United States District Court, S.D. Alabama, Southern Division
CRYSTAL R. HARRIS, Plaintiff,
NANCY BERRYHILL, Acting Commissioner of Social Security, Defendant.
F. BIVINS UNITED STATES MAGISTRATE JUDGE
Crystal R. Harris (hereinafter “Plaintiff”),
seeks judicial review of a final decision of the Commissioner
of Social Security denying her claim for supplemental
security income under Title XVI of the Social Security Act,
42 U.S.C. §§ 1381, et seq. On October 12,
2018, the parties consented to have the undersigned conduct
any and all proceedings in this case. (Doc. 23). Thus, the
action was referred to the undersigned to conduct all
proceedings and order the entry of judgment in accordance
with 28 U.S.C. § 636(c) and Federal Rule of Civil
Procedure 73. Upon careful consideration of the
administrative record and the memoranda of the parties, it is
hereby ORDERED that the decision of the
Commissioner be AFFIRMED.
Procedural History 
filed her application for benefits on October 21, 2014,
alleging disability beginning May 23, 2009, based on
hidradenitis suppurativa (sometimes referred to as
“HS”), depression, obsessive compulsive disorder,
and asthma. (Doc. 12 at 191, 207, 211). Plaintiff's
application was denied and upon timely request, she was
granted an administrative hearing before Administrative Law
Judge Robert Waller (hereinafter “ALJ”) on July
27, 2016. (Id. at 53). Plaintiff attended the
hearing with her attorney and provided testimony related to
her claims. (Id. at 58). A vocational expert
(“VE”) also appeared at the hearing and provided
testimony. (Id. at 81). On October 13, 2016, the ALJ
issued an unfavorable decision finding that Plaintiff is not
disabled. (Id. at 24). The Appeals Council denied
Plaintiff's request for review on August 30, 2017.
(Id. at 5). Therefore, the ALJ's decision dated
October 13, 2016, became the final decision of the
exhausted her administrative remedies, Plaintiff timely filed
the present civil action. (Doc. 1). Oral argument was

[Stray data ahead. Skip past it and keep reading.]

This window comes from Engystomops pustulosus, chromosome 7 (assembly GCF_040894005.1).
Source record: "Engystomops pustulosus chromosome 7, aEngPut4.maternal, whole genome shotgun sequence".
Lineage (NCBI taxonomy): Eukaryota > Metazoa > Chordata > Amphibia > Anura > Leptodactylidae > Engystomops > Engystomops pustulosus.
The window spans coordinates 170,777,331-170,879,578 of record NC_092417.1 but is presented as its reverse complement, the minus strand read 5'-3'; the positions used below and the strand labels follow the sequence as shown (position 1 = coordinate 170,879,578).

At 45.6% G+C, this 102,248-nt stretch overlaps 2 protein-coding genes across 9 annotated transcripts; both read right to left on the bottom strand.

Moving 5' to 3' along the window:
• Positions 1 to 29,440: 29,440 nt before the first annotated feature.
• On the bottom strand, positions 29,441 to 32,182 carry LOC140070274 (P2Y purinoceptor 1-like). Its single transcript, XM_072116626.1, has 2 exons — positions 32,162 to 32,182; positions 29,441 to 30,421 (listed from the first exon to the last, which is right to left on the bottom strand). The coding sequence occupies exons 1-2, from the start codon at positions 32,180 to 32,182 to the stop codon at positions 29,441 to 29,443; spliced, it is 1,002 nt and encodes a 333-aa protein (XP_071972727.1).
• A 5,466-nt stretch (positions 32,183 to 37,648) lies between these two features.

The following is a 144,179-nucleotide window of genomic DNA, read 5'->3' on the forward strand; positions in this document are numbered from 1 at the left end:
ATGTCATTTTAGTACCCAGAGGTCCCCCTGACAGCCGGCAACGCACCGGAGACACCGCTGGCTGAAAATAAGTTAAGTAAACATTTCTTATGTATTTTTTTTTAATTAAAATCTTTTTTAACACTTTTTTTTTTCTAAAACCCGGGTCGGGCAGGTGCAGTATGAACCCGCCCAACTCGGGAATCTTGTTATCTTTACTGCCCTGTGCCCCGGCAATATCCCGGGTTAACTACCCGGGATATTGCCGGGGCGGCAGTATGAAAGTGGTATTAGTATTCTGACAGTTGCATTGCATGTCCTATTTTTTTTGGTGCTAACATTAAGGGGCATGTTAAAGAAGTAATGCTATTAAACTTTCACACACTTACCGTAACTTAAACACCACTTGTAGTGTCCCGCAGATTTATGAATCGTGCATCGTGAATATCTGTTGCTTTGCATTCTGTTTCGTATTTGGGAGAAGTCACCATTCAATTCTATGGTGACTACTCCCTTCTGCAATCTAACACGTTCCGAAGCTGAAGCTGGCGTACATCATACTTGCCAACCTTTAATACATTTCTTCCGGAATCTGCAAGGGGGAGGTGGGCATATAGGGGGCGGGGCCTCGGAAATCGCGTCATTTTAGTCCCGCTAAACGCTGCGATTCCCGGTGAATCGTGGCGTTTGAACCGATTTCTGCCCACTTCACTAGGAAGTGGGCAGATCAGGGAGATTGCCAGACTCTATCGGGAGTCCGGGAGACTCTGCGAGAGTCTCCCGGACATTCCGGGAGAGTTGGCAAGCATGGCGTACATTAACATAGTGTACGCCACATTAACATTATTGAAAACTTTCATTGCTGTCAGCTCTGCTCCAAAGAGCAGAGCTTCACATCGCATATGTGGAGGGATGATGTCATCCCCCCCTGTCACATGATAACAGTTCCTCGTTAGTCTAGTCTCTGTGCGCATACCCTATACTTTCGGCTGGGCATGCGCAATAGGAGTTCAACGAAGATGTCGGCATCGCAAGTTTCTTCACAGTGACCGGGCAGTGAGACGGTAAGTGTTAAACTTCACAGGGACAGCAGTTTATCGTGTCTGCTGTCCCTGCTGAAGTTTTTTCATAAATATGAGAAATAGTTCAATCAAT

conducted on November 19, 2018. (Doc. 30). This case is now
ripe for judicial review and is properly before this Court
pursuant to 42 U.S.C. §§ 405(g) and 1383(c)(3).
Issue on Appeal
Whether the ALJ reversibly erred in failing to find that
Plaintiff's impairments met Listing 8.06?
was born on November 25, 1981, and was thirty-four years of
age at the time of her administrative hearing on July 27,
2016. (Doc. 12 at 53, 207). Plaintiff quit school in the
sixth grade because of problems with hidradenitis
suppurativa,  and she did not obtain her GED.
(Id. at 59).
last worked in 2015 as a cleaner at a bank. (Id. at
60). Prior to that she worked retail and as a stocker in 2009
for JC Penney, in 2006 for Walmart, and in 2003 for
Winn-Dixie. (Id. at 59, 223).
testified that she can no longer work because she is having
problems with her legs and pain from flareups from HS.
(Id. at 61). When she has a flareup, she is unable
to bend, stand, or walk for very long because of drainage and
pain and sometimes must stay in the bed for several days.
(Id. at 65-66, 72). She takes medication that helps
temporarily (antibiotic creams, antibiotics, steroids, and
pain medication), but it is an incurable, chronic condition
that recurs. (Id. at 66, 68-69, 79).
Standard of Review
reviewing claims brought under the Act, this Court's role
is a limited one. The Court's review is limited to
determining 1) whether the decision of the Secretary is
supported by substantial evidence and 2) whether the correct
legal standards were applied.Martin v. Sullivan, 894
F.2d 1520, 1529 (11th Cir. 1990). A court may not decide the
facts anew, reweigh the evidence, or substitute its judgment
for that of the Commissioner. Sewell v. Bowen, 792
F.2d 1065, 1067 (11th Cir. 1986). The Commissioner's
findings of fact must be affirmed if they are based upon
substantial evidence. Brown v. Sullivan, 921 F.2d
1233, 1235 (11th Cir. 1991); Bloodsworth v. Heckler,
703 F.2d 1233, 1239 (11th Cir. 1983) (holding substantial
evidence is defined as “more than a scintilla, but less
than a preponderance” and consists of “such
relevant evidence as a reasonable person would accept as
adequate to support a conclusion.”). In determining
whether substantial evidence exists, a court must view the
record as a whole, taking into account evidence favorable, as
well as unfavorable, to the Commissioner's decision.
Chester v. Bowen, 792 F.2d 129, 131 (11th Cir.
1986); Short v. Apfel, 1999 U.S. Dist. LEXIS 10163,
*4 (S.D. Ala. June 14, 1999).
Statutory and Regulatory Framework
individual who applies for Social Security disability
benefits must prove his or her disability. 20 C.F.R.
§§ 404.1512, 416.912. Disability is defined as the
“inability to engage in any substantial gainful
activity by reason of any medically determinable physical or
mental impairment which can be expected to result in death or
which has lasted or can be expected to last for a continuous
period of not less than 12 months.” 42 U.S.C.
§§ 423(d)(1)(A); see also 20 C.F.R.
§§ 404.1505(a), 416.905(a). The Social Security